Love, Mom

Poignant, Goofy, Brilliant Messages from Home


By Doree Shafrir

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I’m much older than my computer — are you suggesting that the older something is, the more uselss it becomes Because that’s what I’m hearing (although I’m not hearing it very well…..)
your old mom

Yes, I am a pest, but I just looked at Iowa weather and it will be 5 below Tuesday night. Hope you have a hat with ears.
Love you,

Sweet, funny, endearing, slightly technologically inept, and always just a little nagging, emails from mothers to their adult children are much more fun to read when it’s somebody else’s mother. is proof of that — when it launched, this repository of reader-submitted missives from Mom received more than 100,000 unique visitors in just the first two weeks. In Love, Mom, editors Doree Shafrir and Jessica Grose have assembled more than two hundred of the best never-before-seen submissions. From school, sex, technology, and appearance to health, work, holidays, and food — and complete with a selection of celebrity emails (including Oscar-winner Diablo Cody’s mom on her daughter’s “blob”), and sidebars throughout — Love, Mom is ultimately a reflection on how our moms are always our moms . . . no matter how the message is sent. “MY MOTHER SENDS ME EMAILS IN ALL CAPS SO IT ALWAYS SEEMS LIKE SHE IS YELLING. SO IN HER STYLE I WILL SAY, I LOVE THIS BOOK!!!!!” — Margaret Cho “Love, Mom is a hilarious look at what happens when interfering, maddening, kvetching, querying, and loving moms push the `send’ button. This is a great book for anyone who ever looked at her email inbox and said, `Oh, no–it’s from my mom.” — Amy Dickinson, author of The Mighty Queens of Freeville, “Ask Amy” syndicated advice columnist, and NPR contributor “This book is hilarious and smart–a wittily organized collection that proves, without a doubt, that our moms are humankind’s most natural comedians.” — Mike Albo, author of Hornito and The Underminer



The authors would like to thank Gretchen Young and Elizabeth Sabo at Hyperion, for getting the project from day one; Kate Lee and Larissa Silva at ICM and Elisabeth Weed at Weed Literary, for shepherding us through this process; Brad Walsh, a great photographer; Lauren Le Vine, the best de facto research assistant; Pamela Peterson, for her publicity know-how; Eric Rachlin, who designed our website and patiently answered all our mom-ish tech questions; Christopher Silas Neal for illustrating our cover; Anne Schoknecht and Anna Knoell for designing our beautiful proposal; Alex Pareene at Gawker; Kerry Miller from Passive Aggressive Notes; the Foggy Monocle boys, Jimmy Jung and Erik Dane; Lindsay Robertson and Gabe Delahaye, for letting us perform at Ritalin Readings; Diablo Cody, for being so supportive; and Sara Vilkomerson and everyone at Very Short List.

Doree would like to thank Marc Kushner, Niharika Desai, Jessica Pressler, Alex Balk, Choire Sicha, Emily Gould, her colleagues at the New York Observer, her brother Michael and her sister Karen, her dad, Avishai, for not being jealous that there wasn’t a book about him, her mom, Roberta Steinberg, for being the inspiration for this whole crazy project, and most of all, Sam Cooper, for his support, love, and laughter.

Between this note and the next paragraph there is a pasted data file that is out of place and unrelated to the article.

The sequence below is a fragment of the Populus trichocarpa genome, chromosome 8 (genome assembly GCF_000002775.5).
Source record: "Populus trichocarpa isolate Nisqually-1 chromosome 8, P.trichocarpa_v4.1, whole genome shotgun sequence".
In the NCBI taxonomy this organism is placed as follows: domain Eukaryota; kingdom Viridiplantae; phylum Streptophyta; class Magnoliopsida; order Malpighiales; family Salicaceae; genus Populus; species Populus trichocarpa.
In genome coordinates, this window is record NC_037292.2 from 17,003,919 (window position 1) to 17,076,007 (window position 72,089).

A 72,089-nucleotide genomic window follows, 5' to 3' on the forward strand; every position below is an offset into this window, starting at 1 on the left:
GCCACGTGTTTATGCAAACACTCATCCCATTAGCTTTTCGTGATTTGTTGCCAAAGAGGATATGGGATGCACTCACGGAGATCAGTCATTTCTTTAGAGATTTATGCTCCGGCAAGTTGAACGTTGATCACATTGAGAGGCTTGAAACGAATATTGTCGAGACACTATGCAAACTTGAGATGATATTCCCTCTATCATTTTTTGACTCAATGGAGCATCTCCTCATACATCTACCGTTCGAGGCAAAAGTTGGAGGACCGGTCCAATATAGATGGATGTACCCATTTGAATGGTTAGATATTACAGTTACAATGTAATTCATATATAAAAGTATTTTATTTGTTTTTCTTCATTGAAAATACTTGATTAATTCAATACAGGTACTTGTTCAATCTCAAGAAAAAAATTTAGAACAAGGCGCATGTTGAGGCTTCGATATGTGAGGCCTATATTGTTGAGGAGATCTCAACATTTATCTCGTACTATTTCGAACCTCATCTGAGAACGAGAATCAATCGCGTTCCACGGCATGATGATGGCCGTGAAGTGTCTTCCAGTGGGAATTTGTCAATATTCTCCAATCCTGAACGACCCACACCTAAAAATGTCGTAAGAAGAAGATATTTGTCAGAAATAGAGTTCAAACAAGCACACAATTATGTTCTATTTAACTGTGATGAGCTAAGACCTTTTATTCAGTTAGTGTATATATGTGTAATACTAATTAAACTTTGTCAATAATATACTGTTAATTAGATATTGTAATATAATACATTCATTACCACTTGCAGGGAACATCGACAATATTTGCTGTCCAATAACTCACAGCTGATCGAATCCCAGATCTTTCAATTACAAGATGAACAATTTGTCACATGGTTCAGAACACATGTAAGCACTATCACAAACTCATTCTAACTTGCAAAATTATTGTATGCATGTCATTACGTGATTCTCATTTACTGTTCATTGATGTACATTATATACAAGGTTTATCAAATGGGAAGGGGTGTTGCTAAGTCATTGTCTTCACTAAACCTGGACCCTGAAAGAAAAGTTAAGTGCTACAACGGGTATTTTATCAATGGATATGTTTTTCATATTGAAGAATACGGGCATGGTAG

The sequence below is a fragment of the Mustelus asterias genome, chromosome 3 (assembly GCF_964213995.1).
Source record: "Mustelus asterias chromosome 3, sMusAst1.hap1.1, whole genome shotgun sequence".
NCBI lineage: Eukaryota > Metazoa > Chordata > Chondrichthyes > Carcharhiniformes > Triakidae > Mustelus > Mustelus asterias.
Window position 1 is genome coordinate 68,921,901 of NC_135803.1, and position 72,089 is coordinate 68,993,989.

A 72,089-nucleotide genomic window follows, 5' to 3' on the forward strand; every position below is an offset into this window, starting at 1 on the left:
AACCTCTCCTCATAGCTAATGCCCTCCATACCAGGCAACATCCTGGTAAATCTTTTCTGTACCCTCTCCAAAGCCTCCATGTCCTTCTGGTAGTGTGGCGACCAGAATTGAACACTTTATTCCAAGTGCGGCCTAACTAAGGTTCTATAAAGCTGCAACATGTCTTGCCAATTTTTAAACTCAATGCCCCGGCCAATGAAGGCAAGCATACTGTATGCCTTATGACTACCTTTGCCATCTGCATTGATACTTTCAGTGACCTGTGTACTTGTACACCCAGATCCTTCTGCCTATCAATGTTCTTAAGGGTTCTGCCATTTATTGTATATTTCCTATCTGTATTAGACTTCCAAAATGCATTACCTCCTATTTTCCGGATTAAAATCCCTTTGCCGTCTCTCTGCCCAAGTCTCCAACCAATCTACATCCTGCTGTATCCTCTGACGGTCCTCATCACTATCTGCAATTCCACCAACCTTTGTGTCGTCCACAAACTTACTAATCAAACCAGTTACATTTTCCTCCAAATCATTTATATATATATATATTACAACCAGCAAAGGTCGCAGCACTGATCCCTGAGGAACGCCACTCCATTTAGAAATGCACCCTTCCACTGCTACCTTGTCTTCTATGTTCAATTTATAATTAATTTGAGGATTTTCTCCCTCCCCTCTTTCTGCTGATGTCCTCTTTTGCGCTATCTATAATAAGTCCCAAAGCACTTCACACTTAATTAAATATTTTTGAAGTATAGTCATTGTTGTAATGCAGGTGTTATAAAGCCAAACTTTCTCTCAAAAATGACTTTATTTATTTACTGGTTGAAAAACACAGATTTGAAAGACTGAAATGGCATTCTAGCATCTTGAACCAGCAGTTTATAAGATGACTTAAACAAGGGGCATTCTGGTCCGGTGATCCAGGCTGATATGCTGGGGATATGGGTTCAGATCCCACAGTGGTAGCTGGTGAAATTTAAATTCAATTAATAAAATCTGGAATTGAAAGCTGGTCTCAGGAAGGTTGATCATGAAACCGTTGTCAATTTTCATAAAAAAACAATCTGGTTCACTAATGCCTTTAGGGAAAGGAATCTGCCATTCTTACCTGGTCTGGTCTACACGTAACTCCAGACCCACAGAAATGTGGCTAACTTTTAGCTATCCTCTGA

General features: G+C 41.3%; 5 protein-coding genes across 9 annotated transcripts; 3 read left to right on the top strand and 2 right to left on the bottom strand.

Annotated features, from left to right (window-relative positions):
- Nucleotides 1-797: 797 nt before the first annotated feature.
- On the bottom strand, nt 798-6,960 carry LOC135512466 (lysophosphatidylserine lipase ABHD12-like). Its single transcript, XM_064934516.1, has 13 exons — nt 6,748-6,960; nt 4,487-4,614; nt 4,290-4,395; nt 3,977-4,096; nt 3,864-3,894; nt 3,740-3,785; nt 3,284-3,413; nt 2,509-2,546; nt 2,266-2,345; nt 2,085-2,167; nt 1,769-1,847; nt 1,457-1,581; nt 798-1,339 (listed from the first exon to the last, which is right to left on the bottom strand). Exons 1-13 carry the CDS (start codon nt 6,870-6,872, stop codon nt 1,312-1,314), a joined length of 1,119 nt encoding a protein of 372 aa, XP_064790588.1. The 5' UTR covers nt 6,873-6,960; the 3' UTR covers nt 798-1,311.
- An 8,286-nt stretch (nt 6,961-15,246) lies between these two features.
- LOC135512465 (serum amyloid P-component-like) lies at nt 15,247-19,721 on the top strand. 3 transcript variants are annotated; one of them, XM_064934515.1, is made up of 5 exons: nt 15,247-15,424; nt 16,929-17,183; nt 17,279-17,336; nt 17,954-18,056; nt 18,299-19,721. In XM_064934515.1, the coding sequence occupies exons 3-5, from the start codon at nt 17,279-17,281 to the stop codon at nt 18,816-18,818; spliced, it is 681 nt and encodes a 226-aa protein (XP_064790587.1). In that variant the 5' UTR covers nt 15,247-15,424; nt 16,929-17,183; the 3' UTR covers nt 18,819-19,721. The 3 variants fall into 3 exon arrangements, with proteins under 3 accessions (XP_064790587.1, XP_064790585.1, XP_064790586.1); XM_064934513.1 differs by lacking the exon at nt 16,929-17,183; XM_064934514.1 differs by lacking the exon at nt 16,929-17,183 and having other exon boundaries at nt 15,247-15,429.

Jessica would like to thank Anna Dever-Scanlon, Liz Stevenson, Lizzie Goodfriend, Mary Lydecker, David and Charlotte Winton, Anna Holmes and the rest of the Jezebels, her brother Jacob, her dad, Richard, for believing in the concept of blogging-as-career, her mom, Judith Ebenstein, for always having something smart and sassy to say, and Mike Winton, for always being there at the end of the longest days with warmth, kindness, and love.

And of course, the thousands of people who submitted their moms’ emails—and the moms who took it all in stride, good-naturedly. Without them there would be no book.


“I’m Just Being Your Mother

IT ALL STARTED so innocently: a Gchat conversation in which we were discussing the emails our moms send us. “I’m sending you a hilarious email my mom just sent,” typed Jessica, “because I think you will like it.” “Ooh yay,” Doree wrote back. “I love hilarious mom emails.” After we shared a good laugh over the content of that email (which, to protect what little privacy Jessica’s mom has left, we shall keep forever secret), Doree sent Jessica an email from her mom (the contents of which shall, alas, also remain private). “The one thing you need to know,” Doree wrote, “is she’s told me this story FIVE HUNDRED TIMES.” “That makes it better!” Jessica responded. “My mom always tells me the same stories too.”

A few minutes later, Jessica wrote: “Also our moms still both have AOL email addresses.”

Then: “OMG,” Doree typed. “OK. I just thought of a brilliant idea. We start a website called and get people to send us emails from their moms.”

“OMG THAT IS AMAZING,” Jessica wrote back. “Let’s do it.”

We mulled over a few different names, and then Jessica suggested Postcards From Yo Momma. And thus a website, and a phenomenon, was born.

There was no way we could’ve anticipated the absolute deluge of emails we started getting as soon as the site went up. To get started, we sent out an email to a few of our friends, asking for submissions from their moms, and within twenty-four hours we had received over fifty emails from best buddies, distant acquaintances, and new fans. At that point we realized we might be onto a sort of essential mom-ness that wasn’t just idiosyncratic to our own mothers—we had inadvertently stumbled on something that was universal in the modern mother-child relationship.